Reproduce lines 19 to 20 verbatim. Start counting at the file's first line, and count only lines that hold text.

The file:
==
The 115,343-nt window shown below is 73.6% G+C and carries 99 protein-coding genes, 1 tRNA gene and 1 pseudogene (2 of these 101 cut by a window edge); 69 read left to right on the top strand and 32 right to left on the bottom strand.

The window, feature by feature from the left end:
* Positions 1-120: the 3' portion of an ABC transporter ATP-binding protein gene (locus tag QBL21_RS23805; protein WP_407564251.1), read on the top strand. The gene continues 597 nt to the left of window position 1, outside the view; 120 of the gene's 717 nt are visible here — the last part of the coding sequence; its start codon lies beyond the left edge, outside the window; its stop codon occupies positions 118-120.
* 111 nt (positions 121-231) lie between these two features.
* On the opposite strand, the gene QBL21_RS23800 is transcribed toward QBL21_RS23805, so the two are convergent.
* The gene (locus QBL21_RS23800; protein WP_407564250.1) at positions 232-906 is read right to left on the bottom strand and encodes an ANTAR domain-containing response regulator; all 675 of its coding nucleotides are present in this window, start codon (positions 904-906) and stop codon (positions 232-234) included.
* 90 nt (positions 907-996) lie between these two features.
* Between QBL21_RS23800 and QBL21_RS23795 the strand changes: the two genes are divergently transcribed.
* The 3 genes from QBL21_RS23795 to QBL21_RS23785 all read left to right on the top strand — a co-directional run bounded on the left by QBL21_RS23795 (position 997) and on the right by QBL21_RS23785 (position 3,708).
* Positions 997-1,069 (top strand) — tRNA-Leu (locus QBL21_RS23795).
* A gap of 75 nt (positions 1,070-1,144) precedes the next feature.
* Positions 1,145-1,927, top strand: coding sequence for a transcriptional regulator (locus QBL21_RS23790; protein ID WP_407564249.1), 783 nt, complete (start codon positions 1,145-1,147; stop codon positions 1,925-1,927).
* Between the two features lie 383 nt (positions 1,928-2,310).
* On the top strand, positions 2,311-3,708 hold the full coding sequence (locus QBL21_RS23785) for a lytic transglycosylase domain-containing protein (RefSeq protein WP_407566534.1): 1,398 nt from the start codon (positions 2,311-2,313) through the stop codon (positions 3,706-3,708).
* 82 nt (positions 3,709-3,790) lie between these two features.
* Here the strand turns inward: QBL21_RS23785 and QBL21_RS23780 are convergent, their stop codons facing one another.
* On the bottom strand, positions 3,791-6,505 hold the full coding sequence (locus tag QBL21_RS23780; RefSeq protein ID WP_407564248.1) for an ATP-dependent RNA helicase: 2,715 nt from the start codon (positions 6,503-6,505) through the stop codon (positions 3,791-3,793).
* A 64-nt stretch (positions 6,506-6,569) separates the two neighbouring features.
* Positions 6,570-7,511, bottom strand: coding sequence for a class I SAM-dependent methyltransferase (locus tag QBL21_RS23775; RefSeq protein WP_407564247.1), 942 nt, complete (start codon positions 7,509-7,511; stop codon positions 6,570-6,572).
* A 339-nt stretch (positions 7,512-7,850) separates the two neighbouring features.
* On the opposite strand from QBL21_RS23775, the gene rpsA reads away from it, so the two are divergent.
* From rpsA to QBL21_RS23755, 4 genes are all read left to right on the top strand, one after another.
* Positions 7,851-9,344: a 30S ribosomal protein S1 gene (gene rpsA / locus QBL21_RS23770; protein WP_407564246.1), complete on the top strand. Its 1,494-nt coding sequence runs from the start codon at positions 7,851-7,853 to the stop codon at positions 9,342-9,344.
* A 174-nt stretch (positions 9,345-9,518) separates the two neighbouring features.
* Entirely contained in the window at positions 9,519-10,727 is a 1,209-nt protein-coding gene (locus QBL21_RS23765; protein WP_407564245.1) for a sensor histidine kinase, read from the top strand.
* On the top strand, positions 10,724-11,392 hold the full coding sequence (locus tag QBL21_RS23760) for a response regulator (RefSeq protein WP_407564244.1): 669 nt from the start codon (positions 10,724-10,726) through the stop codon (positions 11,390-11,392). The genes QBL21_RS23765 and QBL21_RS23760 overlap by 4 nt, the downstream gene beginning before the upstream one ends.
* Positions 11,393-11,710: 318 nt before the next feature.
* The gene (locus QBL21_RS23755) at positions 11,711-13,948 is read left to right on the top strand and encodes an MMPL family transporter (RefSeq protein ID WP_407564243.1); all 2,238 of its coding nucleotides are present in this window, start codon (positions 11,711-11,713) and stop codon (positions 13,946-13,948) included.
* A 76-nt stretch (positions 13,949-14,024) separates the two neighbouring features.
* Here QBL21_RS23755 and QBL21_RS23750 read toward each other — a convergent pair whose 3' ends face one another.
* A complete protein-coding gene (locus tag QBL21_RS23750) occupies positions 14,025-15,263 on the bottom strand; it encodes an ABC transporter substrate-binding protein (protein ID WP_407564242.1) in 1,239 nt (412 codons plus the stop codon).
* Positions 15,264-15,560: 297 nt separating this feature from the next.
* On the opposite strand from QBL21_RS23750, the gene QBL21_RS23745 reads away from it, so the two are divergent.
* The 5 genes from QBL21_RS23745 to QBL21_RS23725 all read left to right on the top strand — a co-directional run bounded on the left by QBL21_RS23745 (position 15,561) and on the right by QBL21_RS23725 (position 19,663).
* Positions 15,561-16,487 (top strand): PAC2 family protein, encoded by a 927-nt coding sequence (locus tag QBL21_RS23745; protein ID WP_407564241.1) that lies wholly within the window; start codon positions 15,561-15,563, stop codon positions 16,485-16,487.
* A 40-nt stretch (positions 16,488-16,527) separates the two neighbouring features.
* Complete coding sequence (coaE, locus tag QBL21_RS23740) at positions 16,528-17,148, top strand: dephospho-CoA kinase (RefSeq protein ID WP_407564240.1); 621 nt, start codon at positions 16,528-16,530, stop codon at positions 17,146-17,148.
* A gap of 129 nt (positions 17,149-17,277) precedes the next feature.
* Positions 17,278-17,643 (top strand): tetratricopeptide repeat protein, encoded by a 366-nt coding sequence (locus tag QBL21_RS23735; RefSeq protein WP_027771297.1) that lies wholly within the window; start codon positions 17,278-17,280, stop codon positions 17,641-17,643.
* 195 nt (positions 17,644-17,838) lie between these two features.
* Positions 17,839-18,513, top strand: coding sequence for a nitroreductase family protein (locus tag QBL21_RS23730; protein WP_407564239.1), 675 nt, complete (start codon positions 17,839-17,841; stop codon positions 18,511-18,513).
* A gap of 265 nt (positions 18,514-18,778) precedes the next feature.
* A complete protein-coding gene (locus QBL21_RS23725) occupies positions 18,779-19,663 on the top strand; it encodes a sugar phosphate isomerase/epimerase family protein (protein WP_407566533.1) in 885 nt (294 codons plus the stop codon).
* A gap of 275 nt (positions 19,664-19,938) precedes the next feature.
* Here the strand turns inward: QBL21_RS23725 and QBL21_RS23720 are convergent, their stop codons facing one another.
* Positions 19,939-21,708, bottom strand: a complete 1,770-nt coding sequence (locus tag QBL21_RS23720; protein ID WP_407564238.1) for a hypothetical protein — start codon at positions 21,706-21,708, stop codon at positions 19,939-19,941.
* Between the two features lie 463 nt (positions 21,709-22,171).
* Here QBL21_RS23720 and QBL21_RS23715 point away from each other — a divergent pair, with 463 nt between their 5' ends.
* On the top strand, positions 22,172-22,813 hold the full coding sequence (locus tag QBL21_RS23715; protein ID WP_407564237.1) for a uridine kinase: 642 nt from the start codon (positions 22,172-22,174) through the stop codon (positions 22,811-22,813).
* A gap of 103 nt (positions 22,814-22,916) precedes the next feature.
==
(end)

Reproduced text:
* Positions 6,570-7,511, bottom strand: coding sequence for a class I SAM-dependent methyltransferase (locus tag QBL21_RS23775; RefSeq protein WP_407564247.1), 942 nt, complete (start codon positions 7,509-7,511; stop codon positions 6,570-6,572).
* A 339-nt stretch (positions 7,512-7,850) separates the two neighbouring features.